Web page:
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Joan Entmacher, Vice President for Family Economic Security

Joan Entmacher

Joan Entmacher is Vice President for Family Economic Security at the National Women's Law Center, where she leads a team working to improve policies important to the economic security of low-income women and their families, including tax and budget, child care, child support, unemployment insurance, Temporary Assistance to Needy Families, and Social Security. Ms. Entmacher is a leading expert on issues affecting low-income women. She has been invited to testify before Congress on several occasions, written numerous analyses and reports on income support policies and their impact on poor women, and spoken frequently at conferences, briefings, and to the media. Prior to joining the National Women's Law Center, Ms. Entmacher served as Director of Legal and Public Policy at the National Partnership for Women & Families, Assistant Professor of Political Science at Wellesley College, Chief of the Civil Rights Division of the Massachusetts Attorney General's Office, and attorney in the U.S. Department of Labor Solicitor's Office. Ms. Entmacher is a graduate of Yale Law School and Wellesley College.

My Take

If You Paid $1 in Income Tax, You Paid More than 15 Fortune 500 Companies — Put Together

Posted by Joan Entmacher, Vice President for Family Economic Security | Posted on: April 15, 2015 at 04:24 pm

Our friends at Citizens for Tax Justice have posted five facts you should know for Tax Day. We were particularly taken by their chart, which we pasted below. It shows that in 2014, 15 profitable Fortune 500 companies that made combined profits of over $23.5 billion paid zero federal income tax. Actually, they did better than that—they got tax refunds totaling $731 million!

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Multimillionaires Win, Moms Lose: House Leaders’ Plan for Tax Day

Posted by Joan Entmacher, Vice President for Family Economic Security | Posted on: April 13, 2015 at 12:08 pm

Millions of Americans will be filing their taxes this week. House Republican leaders are planning to mark the occasion by scheduling a vote to give a lavish tax break to the wealthiest 0.2 percent by repealing the federal estate tax.

Estates worth up to $5.4 million for an individual ($10.9 million for a couple) are already completely exempt from the estate tax, so repealing the estate tax would only benefit the very largest estates—about 5,400 nationwide this year. They’ll get an average tax break of over $3 million. And the uber-rich—those with estates worth over $50 million—do even better, with tax breaks averaging than $20 million each.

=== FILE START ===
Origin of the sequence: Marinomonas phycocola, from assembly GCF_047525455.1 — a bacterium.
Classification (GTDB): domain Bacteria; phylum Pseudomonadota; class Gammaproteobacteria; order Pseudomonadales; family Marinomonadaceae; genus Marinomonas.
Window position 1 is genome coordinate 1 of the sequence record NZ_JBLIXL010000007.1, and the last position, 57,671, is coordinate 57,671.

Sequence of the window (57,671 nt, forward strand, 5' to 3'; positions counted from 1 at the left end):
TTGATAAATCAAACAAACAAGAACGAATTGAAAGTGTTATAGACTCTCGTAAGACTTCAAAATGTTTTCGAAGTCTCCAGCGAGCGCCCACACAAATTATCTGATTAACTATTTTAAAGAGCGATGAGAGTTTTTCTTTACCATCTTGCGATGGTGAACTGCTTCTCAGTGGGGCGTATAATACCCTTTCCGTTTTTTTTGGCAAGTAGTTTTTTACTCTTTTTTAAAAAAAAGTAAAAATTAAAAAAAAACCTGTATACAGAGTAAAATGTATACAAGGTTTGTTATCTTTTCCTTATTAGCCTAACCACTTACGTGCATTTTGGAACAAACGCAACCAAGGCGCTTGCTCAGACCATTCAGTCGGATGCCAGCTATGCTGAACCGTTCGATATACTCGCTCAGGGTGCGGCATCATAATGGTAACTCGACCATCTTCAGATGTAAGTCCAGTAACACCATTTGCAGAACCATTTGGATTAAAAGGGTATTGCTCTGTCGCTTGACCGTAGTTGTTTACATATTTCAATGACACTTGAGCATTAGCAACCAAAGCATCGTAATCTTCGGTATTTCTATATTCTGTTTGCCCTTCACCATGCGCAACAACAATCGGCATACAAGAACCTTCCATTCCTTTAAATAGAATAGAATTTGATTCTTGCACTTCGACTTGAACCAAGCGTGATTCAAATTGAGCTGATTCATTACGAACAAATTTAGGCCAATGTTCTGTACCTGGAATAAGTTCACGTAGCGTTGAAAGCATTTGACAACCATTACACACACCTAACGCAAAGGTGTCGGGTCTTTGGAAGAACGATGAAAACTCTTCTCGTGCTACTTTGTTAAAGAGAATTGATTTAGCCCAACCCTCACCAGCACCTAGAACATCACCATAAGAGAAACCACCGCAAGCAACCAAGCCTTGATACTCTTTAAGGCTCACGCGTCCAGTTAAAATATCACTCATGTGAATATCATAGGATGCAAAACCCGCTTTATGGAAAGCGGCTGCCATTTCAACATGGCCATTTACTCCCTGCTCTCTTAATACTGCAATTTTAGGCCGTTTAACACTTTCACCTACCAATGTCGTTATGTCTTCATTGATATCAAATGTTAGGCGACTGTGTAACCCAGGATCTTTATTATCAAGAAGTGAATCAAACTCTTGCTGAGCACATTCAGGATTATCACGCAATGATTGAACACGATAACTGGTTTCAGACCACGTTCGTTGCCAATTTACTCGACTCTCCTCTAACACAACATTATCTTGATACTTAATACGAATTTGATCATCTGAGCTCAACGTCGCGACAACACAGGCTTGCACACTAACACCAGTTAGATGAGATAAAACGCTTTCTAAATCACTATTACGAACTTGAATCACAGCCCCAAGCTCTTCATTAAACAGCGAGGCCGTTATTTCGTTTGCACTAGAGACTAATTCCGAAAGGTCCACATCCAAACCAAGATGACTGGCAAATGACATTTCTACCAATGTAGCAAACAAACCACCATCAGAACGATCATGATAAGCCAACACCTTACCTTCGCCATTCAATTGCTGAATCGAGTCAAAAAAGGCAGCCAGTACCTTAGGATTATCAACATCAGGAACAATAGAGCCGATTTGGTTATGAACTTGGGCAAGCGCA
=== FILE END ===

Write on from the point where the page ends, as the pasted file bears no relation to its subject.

Cost of this giveaway to the heirs of the richest 0.2 percent? $269 billion [PDF] over 10 years, according to the Joint Committee on Taxation.

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House and Senate Pass Budgets Slashing Programs for Struggling Families, Advance Tax Cuts for Multimillionaires

Bad news on the federal budget front continues this week: on Wednesday, a Republican majority in the House passed a budget plan that slashes trillions of dollars from programs for low-income families but shields tax breaks for the wealthiest Americans and corporations. And in the wee hours this morning, the Senate wrapped up its budget debate and passed a similarly disastrous proposal along party lines. Though the House and Senate budget resolutions are blueprints—legislation making the changes they call for would still have to be enacted—they are an important statement of congressional priorities, and in the words of Senator Sanders (D-VT), the Republican budgets “say those people who are struggling, those people who are trying to feed their families, those people who are trying to send their kids to college, those are not the people that we should be helping. Rather, we’ve got to worry about the top 1 percent.”

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Teeing Up a Massive Tax Break for Multimillionaires

Posted by Joan Entmacher, Vice President for Family Economic Security | Posted on: March 25, 2015 at 12:02 pm

It’s shameful and shameless.

Today, the House is expected to vote on a disastrous budget that would cut $5.5 trillion from the federal budget over 10 years, targeting programs that help millions of women put food on the table, afford child care and higher education, and access health care for themselves and their families. More than two-thirds of the cuts in the House budget are to programs for low- and moderate-income people, according to the Center on Budget and Policy Priorities.

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Price House Budget Resolution Is Disastrous News for Women and Families

House Budget Chairman Tom Price (R-GA) just released a budget resolution outlining his priorities for FY 2016 and beyond. While the introduction to his plan observes that “[t]he economy is not working for many Americans,” and “[a] lot of people are struggling to keep up or are being left behind altogether,” he has a funny way of showing his concern for their plight; like the budget plans put forward in recent years by Price’s predecessor, Rep. Paul Ryan (R-WI), the Price plan balances the budget on the backs of vulnerable women and their families. The Price budget would:

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